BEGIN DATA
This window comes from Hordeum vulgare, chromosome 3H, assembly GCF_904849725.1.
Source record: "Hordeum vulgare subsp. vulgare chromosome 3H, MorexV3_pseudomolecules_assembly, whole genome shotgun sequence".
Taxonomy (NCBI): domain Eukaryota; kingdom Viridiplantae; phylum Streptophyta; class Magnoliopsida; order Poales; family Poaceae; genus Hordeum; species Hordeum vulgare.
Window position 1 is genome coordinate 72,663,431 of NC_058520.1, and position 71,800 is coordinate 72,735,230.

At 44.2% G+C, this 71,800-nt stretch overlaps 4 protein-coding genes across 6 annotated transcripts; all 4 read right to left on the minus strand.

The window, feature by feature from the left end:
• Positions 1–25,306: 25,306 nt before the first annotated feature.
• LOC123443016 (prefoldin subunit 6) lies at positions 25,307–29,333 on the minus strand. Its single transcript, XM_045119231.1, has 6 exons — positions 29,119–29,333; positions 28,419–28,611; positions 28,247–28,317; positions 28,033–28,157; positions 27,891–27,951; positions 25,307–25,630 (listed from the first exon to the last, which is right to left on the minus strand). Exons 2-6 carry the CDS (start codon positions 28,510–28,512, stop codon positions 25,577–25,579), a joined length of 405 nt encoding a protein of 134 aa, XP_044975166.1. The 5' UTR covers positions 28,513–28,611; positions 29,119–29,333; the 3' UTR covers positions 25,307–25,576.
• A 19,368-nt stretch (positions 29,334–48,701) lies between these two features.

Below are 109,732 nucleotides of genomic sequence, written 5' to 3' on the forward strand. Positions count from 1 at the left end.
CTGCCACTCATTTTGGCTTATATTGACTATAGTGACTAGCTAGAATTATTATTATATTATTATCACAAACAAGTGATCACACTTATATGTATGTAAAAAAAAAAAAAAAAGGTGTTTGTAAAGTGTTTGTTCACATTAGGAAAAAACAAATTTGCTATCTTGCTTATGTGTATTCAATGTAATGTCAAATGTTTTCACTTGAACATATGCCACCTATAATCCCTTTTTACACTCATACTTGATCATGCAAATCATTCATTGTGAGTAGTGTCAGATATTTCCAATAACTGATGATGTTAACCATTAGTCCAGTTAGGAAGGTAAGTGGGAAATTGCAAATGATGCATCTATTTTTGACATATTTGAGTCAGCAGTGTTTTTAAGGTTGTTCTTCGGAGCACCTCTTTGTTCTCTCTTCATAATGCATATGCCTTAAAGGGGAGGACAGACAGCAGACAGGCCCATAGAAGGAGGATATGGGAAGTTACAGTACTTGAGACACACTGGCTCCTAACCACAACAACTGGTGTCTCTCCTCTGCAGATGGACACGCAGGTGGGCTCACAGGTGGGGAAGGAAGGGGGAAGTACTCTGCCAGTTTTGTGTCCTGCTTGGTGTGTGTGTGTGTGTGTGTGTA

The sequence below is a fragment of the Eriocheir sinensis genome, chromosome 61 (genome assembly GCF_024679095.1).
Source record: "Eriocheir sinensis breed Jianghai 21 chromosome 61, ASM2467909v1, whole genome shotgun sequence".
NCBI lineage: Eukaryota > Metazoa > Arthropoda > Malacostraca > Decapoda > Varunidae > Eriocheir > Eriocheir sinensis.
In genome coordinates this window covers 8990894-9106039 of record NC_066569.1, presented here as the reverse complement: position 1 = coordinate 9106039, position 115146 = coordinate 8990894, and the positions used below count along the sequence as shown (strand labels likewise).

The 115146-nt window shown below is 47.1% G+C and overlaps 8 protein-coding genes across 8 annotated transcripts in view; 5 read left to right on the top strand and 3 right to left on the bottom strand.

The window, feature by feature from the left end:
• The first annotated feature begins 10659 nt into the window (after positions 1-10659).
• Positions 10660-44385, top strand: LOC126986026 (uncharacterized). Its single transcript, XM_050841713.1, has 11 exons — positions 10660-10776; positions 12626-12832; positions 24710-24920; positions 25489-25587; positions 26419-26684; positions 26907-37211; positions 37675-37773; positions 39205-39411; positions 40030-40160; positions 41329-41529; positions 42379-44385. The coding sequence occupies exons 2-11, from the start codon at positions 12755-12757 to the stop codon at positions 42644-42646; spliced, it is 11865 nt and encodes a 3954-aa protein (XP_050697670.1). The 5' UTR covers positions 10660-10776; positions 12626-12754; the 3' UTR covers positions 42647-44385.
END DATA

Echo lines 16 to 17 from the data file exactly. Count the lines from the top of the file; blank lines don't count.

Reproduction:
The 115146-nt window shown below is 47.1% G+C and overlaps 8 protein-coding genes across 8 annotated transcripts in view; 5 read left to right on the top strand and 3 right to left on the bottom strand.

The window, feature by feature from the left end: